The Community Need Index (2006 Edition) Report Series
What is the CNI?
HIV, the virus that causes AIDS, affects every community in New York but impacts some localities more than others. Accordingly, the need for HIV/AIDS-related health care and prevention services may vary across neighborhoods. The CNI was created to identify spatial variation in the presence of HIV/AIDS and related risk behaviors and to facilitate comparative assessment among local communities at the ZIP code level.
Interpreting the CNI
In this report series, every ZIP code that has an identifiable geographic boundary is treated as a representation of a local community. Nine health statistics associated with each ZIP code are used as indicators of service need. The indicators are analyzed and combined into a single CNI score for each ZIP code. The ZIP codes are then rank-ordered from high to low based on their CNI scores. The top 20% of the ZIP codes (80th percentile and above) are classified as high need communities (H); the next 20% of the ZIP codes are classified moderate need communities (M); and the remaining 60% are considered as low need communities (L). It should be noted that different locations within a ZIP code may not exhibit the same level of need as measured by its CNI score. Some ZIP codes cover large areas that may include residential as well as non-residential areas such as parks and other public works.
Comparing the CNI Across Geographic Areas
To facilitate meaningful comparisons of HIV/AIDS-related service needs in local communities within different geographic regions (i.e. urban vs. rural; metropolitan areas vs. small towns; etc.), the CNI scores are computed separately for ZIP codes in each of the three statistical areas: New York City (NYC); New York City Vicinity (NYV); and Rest of State (ROS). It is important to note that CNI scores can be used to compare relative need of two or more ZIP codes within the same CNI statistical area. However, the CNI scores for ZIP codes from two different statistical areas (e.g. one ZIP code from NY and the other from NYV) should not be compared directly, since the respective CNI scores are computed based on different sets of statistical parameters unique to each CNI statistical area.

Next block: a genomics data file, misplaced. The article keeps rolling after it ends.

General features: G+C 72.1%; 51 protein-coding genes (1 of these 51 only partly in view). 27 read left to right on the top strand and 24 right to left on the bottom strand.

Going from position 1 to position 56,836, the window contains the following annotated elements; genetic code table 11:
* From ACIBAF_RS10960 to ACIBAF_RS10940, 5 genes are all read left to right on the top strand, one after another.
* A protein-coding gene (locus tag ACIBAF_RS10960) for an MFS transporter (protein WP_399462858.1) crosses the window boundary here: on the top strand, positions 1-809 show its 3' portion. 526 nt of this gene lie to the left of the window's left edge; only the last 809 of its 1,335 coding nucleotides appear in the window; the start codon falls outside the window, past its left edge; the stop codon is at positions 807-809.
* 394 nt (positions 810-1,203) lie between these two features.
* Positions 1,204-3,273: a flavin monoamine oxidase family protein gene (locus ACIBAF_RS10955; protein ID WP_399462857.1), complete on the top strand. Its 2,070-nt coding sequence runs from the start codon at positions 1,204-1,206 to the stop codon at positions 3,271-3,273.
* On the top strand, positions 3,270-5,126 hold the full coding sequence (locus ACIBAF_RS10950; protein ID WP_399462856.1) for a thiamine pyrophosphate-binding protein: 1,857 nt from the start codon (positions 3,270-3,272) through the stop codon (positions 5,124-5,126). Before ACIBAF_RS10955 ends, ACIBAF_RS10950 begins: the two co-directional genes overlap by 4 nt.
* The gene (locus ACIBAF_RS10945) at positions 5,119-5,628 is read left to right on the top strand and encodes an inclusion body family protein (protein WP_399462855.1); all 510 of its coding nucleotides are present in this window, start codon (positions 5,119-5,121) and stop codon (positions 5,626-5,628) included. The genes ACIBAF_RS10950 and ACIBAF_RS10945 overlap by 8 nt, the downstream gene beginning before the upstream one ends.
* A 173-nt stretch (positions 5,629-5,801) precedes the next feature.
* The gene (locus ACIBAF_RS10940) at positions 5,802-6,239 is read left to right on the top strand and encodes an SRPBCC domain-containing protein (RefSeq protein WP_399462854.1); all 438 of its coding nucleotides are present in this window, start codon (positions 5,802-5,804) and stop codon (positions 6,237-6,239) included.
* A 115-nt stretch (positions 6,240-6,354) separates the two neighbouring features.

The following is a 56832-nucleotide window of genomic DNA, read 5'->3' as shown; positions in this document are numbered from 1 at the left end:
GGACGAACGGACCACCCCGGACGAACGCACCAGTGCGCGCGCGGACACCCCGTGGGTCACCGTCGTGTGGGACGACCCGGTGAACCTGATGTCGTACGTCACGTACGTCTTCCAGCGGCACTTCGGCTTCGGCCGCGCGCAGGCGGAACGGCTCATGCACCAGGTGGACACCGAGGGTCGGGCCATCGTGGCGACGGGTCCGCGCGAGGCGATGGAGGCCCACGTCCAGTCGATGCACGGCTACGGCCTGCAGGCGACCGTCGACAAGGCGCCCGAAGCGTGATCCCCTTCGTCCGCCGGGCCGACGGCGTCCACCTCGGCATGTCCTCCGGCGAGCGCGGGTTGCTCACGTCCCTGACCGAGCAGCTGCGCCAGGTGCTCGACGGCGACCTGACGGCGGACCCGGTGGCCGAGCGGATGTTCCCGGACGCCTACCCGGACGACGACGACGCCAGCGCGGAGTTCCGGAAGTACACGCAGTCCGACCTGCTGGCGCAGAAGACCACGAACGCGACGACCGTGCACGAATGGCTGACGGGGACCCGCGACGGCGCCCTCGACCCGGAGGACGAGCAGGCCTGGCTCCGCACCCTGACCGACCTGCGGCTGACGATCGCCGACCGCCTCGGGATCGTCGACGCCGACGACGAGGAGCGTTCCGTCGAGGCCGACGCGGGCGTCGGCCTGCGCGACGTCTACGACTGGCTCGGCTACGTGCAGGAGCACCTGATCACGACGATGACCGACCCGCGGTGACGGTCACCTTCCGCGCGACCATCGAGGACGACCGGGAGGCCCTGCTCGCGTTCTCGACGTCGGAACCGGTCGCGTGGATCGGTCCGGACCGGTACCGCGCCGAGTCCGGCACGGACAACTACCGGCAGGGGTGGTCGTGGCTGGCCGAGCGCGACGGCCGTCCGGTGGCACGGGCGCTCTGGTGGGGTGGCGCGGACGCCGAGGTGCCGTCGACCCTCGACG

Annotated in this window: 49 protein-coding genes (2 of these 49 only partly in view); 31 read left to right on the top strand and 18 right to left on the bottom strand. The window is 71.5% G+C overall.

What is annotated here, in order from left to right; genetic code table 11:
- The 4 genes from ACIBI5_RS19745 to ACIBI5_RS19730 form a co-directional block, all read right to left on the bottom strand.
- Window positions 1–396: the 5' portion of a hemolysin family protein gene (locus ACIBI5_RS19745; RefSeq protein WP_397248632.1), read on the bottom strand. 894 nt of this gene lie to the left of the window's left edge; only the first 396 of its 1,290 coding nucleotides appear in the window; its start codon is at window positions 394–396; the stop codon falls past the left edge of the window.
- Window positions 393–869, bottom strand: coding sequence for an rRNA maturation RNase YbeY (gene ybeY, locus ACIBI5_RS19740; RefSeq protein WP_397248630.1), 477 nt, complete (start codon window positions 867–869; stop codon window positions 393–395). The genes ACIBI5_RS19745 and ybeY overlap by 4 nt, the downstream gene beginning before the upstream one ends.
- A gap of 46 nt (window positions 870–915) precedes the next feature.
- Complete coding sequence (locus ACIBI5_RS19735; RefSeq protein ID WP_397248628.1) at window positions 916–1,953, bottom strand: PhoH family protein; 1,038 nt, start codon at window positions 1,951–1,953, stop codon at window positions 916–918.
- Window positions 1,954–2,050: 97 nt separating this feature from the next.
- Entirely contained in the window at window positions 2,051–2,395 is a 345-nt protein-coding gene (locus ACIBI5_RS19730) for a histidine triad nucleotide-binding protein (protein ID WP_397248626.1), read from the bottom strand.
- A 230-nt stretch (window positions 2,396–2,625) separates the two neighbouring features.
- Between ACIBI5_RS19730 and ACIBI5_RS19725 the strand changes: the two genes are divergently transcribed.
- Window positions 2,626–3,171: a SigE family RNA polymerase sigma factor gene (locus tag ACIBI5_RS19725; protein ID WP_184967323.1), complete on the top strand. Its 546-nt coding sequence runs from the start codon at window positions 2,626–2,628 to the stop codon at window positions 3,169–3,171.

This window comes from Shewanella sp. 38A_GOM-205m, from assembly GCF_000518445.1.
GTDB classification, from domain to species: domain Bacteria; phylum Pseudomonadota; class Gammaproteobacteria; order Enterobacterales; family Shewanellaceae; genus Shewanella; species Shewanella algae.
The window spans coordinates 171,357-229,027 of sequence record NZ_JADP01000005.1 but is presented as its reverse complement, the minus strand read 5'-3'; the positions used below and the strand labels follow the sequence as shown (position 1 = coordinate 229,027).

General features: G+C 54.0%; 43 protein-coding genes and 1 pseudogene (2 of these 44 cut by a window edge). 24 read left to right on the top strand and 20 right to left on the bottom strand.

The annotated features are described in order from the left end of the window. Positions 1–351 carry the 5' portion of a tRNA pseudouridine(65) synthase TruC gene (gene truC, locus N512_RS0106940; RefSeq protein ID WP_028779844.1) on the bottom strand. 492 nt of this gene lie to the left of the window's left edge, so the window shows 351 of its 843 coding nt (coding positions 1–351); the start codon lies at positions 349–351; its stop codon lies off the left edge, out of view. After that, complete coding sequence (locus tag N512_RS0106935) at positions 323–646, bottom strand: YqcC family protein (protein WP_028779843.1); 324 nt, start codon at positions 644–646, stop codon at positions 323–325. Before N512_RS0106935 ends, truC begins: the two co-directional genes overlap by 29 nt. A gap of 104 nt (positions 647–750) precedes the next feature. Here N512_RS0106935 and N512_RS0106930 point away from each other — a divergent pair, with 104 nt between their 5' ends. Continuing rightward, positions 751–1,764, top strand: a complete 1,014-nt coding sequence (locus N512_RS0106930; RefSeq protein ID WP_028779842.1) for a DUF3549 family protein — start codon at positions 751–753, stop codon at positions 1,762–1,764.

The CNI has two important features as a comparative assessment tool. First, the computation of the index is based on a statistical model that combines nine health statistical rates into a single scoring system. It is a composite measure that takes into consideration the multiple sources of HIV/AIDS-related risk. Second, it is a geographic information system (GIS)-based measure that allows spatial analysis of risk. Users of the CNI can identify high need communities using thematic maps and examine their spatial distribution. Together with information about other community characteristics, the CNI can help service providers plan and address the specific needs of the people residing in their services areas.
- About the CNI (2006 Edition)
- Description of Statistical Indicators
- New Features and Enhancements
- Limitations of the CNI
- Download Regional Reports